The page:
This action might not be possible to undo. Are you sure you want to continue?
NEWSLETTER • A Publication of The Bioelectromagnetics Society
www.bioelectromagnetics.org NUMBER 172 MAY/JUNE 2003
JAMES LIN WILL RECEIVE D’ARSONVAL AWARD AT 25TH ANNUAL MEETING IN MAUI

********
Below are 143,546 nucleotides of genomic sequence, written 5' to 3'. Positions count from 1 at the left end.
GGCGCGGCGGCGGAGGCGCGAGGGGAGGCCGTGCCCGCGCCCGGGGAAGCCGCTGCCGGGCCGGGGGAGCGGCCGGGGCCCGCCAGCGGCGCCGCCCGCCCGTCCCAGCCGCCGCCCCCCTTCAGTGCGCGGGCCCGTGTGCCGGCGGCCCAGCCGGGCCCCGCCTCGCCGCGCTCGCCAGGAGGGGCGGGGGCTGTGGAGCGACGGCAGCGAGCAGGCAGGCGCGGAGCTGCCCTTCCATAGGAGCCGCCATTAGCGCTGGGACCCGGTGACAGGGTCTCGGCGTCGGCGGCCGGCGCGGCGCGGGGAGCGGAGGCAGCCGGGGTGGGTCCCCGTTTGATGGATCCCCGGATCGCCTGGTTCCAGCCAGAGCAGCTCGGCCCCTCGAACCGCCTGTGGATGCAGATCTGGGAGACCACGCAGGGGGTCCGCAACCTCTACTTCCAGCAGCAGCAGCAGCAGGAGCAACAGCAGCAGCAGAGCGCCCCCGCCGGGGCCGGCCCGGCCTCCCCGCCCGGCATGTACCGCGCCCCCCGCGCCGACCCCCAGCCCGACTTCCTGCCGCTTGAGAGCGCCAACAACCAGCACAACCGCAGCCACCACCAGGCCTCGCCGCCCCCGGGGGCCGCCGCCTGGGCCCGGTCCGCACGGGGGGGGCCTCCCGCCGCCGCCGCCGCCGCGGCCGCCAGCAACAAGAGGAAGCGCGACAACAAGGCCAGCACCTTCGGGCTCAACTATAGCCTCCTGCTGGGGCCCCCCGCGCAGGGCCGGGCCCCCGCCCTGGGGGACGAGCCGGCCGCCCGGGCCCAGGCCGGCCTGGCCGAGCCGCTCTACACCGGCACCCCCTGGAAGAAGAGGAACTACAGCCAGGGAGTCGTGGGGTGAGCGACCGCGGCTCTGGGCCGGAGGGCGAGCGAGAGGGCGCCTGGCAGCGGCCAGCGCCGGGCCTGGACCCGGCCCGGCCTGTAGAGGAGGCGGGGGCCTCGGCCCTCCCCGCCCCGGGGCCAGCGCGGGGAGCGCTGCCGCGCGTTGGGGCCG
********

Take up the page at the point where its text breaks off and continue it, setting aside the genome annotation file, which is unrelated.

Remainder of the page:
James C. Lin, professor of bioengineering and electrical engineering at the University of Illinois-Chicago, is the 2003 winner of the Bioelectromagnetics Society’s most prestigious honor, the d’Arsonval Award, which recognizes extraordinary accomplishment in the discipline of bioelectromagnetics. The d’Arsonval Award will be presented to Lin by President Frank Prato on Monday, June 23, at a special luncheon from 12 noon to 2 p.m. in the Lokelani Ballroom of the James C. Lin Wailea Marriott Resort, Maui, Hawaii. Lin’s talk for the occasion is titled “Studies on Microwaves in Medicine and Biology: From Snails to Humans.” Lin has served the Bioelectromagnetics Society in many ways, including as President in 1994–1995. He was a member of the inaugural editorial board of the Bioelectromagnetics journal, and for this year’s annual meeting in Maui, he chaired the Society’s 25th Anniversary Gala Celebration Committee. Lin is also a current member of the 2003 Technical Program Committee. For more than 30 years, he has made significant contributions to and provided leadership in advancing the understanding of biological interactions and medical applications of microwaves—science that is supporting the health and safety of many people. Lin's research has provided not only a better understanding of biological responses but also a basis for setting exposure criteria. His work on the microwave hearing phenomenon has been crucial to understanding the auditory perception of pulse-modulated microwaves. In particular, Lin's elegant experimental and analytical studies of the theory of microwave-induced thermoelastic tissue interaction have made the microwave hearing phenomenon one of the most well defined and best understood effects of pulse-modulated microwave radiation.